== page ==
You don’t say #2, 19 September 2016–From medieval mystic Meister Eckhart: “If the only prayer you ever said was ‘Thank you,’ you would have said all the prayers.”
I can hardly fit in all the “Thank you” prayers of the week. I’ll try.
Thank you for houseguest Marcia Parker and visits with “old” friends
Marcia currently lives in Lansdale, Pa., and lived in Elkhart in the 1970s. On Sunday we joined a few of the people from the former Open Circle Sunday School class at Prairie Street Mennonite Church for lunch at India House. In the afternoon our thank you extended to visits with Carrie Diener and then with Anne Yoder. Anne’s health keeps her homebound even as her keen mind spans the globe.
Thank you for the day we celebrated Marty’s birthday (September 12). We walked along the Lake Michigan Beach in New Buffalo, had lunch at Brewster’s Café in New Buffalo, did a bit of shopping at Lighthouse Place Outlets in Michigan City, drove along part of the Indiana Dunes National Lakeshore where 1933 Century of Progress Homes from the Chicago World’s Fair are getting a facelift, and took a backroads dilly dally drive home.
Thank you for a woman who bucked convention
This thank you is for an informative tour of the home on Sylvan Lake, Rome City, Ind., where Gene Stratton-Porter (1863-1924) lived and wrote for five years. The gate posts are made of pudding stone found in Michigan. The oak tree was Stratton-Porter’s favorite, next to which she and her daughter are now buried. Stratton-Porter was a favorite author of Marty’s mother, Ruth Dintaman Mishler.
Thank you for evolving language
Duane Stoltzfus, Goshen College professor of communication, gave the first lecture in the fall Afternoon Sabbatical program. The word “sabbatical,” the committee notes, suggests time away from daily routines to refresh minds and spirits. Duane addressed, “Evolving With Language: When the Rules on Courtesy, Profanity and Other Usage Give Way.” Duane said we should not take ourselves or language too seriously. Have a sense of wonder, create whole new worlds to communicate our thoughts and feelings. Keep to the high ground of shifting language standards and expression. Thank you!
Thank you for people building a just and sustainable peace
The Kroc Institute for International Peace Studies at the University of Notre Dame sponsors an annual lectureship, The Dialogues on Nonviolence, Religion and Peace, endowed in 1999 by Anne Yoder and her family. We attended the lecture and lunch on Thursday. Sanam Naragid-Anderlini spoke on “Peacemaking in the Age of Extremism: Inertia or Innovations in Mediation and Diplomacy.” Naragid-Andelini is co-founder and executive director of the International Civil Society Network.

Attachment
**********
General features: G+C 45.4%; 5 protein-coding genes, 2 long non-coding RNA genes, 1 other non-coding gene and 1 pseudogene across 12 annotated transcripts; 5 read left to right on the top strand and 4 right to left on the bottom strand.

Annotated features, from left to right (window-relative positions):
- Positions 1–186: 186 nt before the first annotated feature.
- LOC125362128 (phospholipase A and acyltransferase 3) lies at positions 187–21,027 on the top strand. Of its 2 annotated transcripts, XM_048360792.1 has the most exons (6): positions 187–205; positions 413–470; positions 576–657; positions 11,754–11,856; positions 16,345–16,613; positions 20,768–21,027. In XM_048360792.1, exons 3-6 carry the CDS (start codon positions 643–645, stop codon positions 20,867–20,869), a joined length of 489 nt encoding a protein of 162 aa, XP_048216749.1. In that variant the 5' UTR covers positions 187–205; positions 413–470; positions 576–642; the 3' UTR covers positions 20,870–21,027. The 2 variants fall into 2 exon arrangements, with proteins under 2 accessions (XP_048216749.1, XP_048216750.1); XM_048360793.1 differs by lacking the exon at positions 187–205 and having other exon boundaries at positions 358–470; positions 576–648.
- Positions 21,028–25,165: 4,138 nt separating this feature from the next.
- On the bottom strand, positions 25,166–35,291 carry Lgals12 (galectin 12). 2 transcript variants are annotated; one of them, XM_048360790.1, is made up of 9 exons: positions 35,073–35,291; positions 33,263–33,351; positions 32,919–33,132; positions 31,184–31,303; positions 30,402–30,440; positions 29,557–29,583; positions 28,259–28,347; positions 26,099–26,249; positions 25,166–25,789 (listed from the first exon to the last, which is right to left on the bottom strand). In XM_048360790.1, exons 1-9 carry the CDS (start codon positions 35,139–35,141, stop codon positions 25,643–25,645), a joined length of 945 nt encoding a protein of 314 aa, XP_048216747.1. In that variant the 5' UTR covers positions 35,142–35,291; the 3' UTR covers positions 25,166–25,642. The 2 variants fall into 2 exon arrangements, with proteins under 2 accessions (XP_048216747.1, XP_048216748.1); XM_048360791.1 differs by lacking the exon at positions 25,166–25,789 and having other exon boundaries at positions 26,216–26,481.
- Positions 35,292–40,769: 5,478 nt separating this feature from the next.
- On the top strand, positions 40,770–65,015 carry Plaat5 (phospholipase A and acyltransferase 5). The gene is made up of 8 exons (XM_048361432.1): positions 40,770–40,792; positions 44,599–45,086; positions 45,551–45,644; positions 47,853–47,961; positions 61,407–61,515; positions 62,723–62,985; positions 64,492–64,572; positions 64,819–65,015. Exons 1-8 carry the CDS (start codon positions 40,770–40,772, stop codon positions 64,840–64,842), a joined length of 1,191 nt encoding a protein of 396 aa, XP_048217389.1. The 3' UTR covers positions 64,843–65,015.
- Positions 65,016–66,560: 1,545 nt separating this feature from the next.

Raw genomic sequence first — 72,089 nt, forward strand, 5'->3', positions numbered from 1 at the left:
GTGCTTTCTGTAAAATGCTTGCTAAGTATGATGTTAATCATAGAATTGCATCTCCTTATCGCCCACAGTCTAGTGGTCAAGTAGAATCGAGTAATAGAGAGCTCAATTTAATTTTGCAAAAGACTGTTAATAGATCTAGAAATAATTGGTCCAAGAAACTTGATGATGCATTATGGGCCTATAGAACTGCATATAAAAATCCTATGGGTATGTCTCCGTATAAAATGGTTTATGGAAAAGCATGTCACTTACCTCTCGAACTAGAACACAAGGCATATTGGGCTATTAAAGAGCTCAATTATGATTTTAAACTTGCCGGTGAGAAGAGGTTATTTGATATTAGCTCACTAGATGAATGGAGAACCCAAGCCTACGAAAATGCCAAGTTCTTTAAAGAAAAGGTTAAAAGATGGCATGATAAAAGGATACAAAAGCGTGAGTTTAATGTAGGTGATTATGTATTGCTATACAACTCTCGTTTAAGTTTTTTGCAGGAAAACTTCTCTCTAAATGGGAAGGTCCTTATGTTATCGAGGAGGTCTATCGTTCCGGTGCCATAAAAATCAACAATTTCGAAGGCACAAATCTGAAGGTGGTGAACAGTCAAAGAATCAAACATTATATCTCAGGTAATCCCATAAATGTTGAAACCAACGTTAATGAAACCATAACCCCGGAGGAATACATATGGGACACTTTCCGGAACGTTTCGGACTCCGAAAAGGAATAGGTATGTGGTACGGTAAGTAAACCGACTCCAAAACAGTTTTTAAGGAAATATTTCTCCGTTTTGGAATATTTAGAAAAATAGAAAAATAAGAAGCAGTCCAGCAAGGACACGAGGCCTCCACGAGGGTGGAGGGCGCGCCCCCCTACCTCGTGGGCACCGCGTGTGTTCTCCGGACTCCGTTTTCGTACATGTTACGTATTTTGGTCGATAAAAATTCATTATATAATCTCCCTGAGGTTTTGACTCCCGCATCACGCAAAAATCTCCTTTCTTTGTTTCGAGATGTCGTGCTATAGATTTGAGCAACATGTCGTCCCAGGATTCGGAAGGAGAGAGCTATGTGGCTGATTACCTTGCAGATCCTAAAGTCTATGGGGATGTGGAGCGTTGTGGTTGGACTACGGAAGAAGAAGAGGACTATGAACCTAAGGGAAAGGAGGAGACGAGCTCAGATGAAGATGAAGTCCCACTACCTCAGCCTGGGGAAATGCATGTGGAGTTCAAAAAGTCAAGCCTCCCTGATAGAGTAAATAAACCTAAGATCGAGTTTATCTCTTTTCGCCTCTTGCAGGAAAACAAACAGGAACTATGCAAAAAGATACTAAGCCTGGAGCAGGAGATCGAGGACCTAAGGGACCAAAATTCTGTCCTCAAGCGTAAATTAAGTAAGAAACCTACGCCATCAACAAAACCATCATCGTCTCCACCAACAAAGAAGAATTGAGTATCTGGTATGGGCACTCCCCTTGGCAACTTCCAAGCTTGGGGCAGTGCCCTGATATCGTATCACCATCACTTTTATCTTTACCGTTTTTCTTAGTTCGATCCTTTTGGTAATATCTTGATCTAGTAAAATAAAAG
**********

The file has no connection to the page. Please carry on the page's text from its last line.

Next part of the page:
Dialogue, the lasting solutions that come when opposing parties talk to each other, is our best hope for peace. Economic and social factors go together in building peace. We do not yet have a culture of peace ingrained in us, yet peace-building alongside development shows a conceptual shift toward recognizing a society more at peace than in conflict. The vast majority of people in the world are moderate, nonviolent and kind, people given to “responsibility sharing” in creating a better world for all. She made a strong and compelling case for women around the world to be leaders for peace.
I asked her what signs and actions would make for a better world by 2020. She said the end to all wars, citing Yemen and Syria. Just imagine the benefits of an all-society approach to disarming the democratization of violence we’ve seen in recent years. Sure, you take realities into account, but imagination is more important to achieving such a peace, she said. How I wish I’d have a copy of her speech; the spirit of it nonetheless infuses my thoughts (and actions) with hope and deep peace.
Thank you for fertile soil
On Friday I helped prepare and plant grass seed in a section of soil around Jubilee House, home for Voluntary Service workers sponsored by Prairie Street and Fellowship of Hope. The space had been used for a good number of years as a demonstration garden. Such gardens are now being cared for in other parts of the city.
Thank you for two readings of the week
A Great Reckoning, the latest novel by Louise Penny and Common Witness: A Story of Ministry Partnership between French and North American Mennonites, 1953-2003, by David Yoder Neufeld (Institute of Mennonite Studies, Elkhart, Ind., 2016). Anne Yoder kindly lent me her copy.
The Mennonite church efforts in postwar France included church planting, sheltered workshops, African student ministry, and an Anabaptist research center. The flyleaf quotes Allen Koop who studied late twentieth-century mission in the country: “no other missionary project . . . fostered cooperation as close and as productive as that carried out by French and North American Mennonites. No other mission succeeded in combining evangelism and church planting with significant social work to the same degree.” Certainly there were hiccups and road bumps along the way but the story stands.
David Yoder Neufeld is a grandson of Anne Yoder. He Is PhD candidate in The Division for Late Medieval and Reformation Studies at the University of Arizona.
Thank you for the food we eat, the thanks we can expend
Thank you for fine meals Marty planned and prepared this week, with left-overs marinating in the fridge. A lip-smacking thank you.
My prayers this week have been guided by the New Testament instruction of Timothy, “First of all, I urge that supplications, prayers, intercessions, and thanksgivings be made for everyone. . . .” (1 Timothy 2:1)
Thank you, Meister Eckhart and all other pray-ers. -John